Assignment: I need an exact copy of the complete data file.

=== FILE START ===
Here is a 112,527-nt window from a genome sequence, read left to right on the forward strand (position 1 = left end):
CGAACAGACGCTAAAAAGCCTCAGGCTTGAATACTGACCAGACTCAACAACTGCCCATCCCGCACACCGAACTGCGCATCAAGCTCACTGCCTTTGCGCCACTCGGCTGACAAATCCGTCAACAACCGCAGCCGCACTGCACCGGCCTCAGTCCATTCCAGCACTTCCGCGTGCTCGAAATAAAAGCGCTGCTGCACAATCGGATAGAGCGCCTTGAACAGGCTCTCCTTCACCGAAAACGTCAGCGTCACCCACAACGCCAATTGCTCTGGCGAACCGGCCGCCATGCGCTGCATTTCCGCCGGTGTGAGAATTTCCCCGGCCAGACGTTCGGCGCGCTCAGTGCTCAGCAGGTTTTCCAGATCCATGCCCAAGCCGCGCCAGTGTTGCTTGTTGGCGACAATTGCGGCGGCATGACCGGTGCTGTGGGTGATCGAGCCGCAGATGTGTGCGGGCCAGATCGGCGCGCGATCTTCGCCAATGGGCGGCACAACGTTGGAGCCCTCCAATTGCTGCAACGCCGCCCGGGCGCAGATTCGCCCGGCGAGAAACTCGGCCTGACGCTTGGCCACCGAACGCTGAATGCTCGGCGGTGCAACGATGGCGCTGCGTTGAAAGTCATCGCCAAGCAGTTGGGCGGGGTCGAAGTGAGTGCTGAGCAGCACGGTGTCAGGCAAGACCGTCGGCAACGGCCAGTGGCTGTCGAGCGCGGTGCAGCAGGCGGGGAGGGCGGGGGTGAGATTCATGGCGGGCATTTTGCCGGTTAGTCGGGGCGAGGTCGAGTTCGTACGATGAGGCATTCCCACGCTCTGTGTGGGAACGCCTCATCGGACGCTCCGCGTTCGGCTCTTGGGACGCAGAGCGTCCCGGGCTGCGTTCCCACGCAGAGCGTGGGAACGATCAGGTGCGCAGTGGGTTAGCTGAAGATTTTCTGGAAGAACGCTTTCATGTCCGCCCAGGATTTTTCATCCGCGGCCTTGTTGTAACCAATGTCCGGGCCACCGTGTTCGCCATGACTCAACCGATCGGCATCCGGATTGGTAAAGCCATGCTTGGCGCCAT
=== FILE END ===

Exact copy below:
Here is a 112,527-nt window from a genome sequence, read left to right on the forward strand (position 1 = left end):
CGAACAGACGCTAAAAAGCCTCAGGCTTGAATACTGACCAGACTCAACAACTGCCCATCCCGCACACCGAACTGCGCATCAAGCTCACTGCCTTTGCGCCACTCGGCTGACAAATCCGTCAACAACCGCAGCCGCACTGCACCGGCCTCAGTCCATTCCAGCACTTCCGCGTGCTCGAAATAAAAGCGCTGCTGCACAATCGGATAGAGCGCCTTGAACAGGCTCTCCTTCACCGAAAACGTCAGCGTCACCCACAACGCCAATTGCTCTGGCGAACCGGCCGCCATGCGCTGCATTTCCGCCGGTGTGAGAATTTCCCCGGCCAGACGTTCGGCGCGCTCAGTGCTCAGCAGGTTTTCCAGATCCATGCCCAAGCCGCGCCAGTGTTGCTTGTTGGCGACAATTGCGGCGGCATGACCGGTGCTGTGGGTGATCGAGCCGCAGATGTGTGCGGGCCAGATCGGCGCGCGATCTTCGCCAATGGGCGGCACAACGTTGGAGCCCTCCAATTGCTGCAACGCCGCCCGGGCGCAGATTCGCCCGGCGAGAAACTCGGCCTGACGCTTGGCCACCGAACGCTGAATGCTCGGCGGTGCAACGATGGCGCTGCGTTGAAAGTCATCGCCAAGCAGTTGGGCGGGGTCGAAGTGAGTGCTGAGCAGCACGGTGTCAGGCAAGACCGTCGGCAACGGCCAGTGGCTGTCGAGCGCGGTGCAGCAGGCGGGGAGGGCGGGGGTGAGATTCATGGCGGGCATTTTGCCGGTTAGTCGGGGCGAGGTCGAGTTCGTACGATGAGGCATTCCCACGCTCTGTGTGGGAACGCCTCATCGGACGCTCCGCGTTCGGCTCTTGGGACGCAGAGCGTCCCGGGCTGCGTTCCCACGCAGAGCGTGGGAACGATCAGGTGCGCAGTGGGTTAGCTGAAGATTTTCTGGAAGAACGCTTTCATGTCCGCCCAGGATTTTTCATCCGCGGCCTTGTTGTAACCAATGTCCGGGCCACCGTGTTCGCCATGACTCAACCGATCGGCATCCGGATTGGTAAAGCCATGCTTGGCGCCAT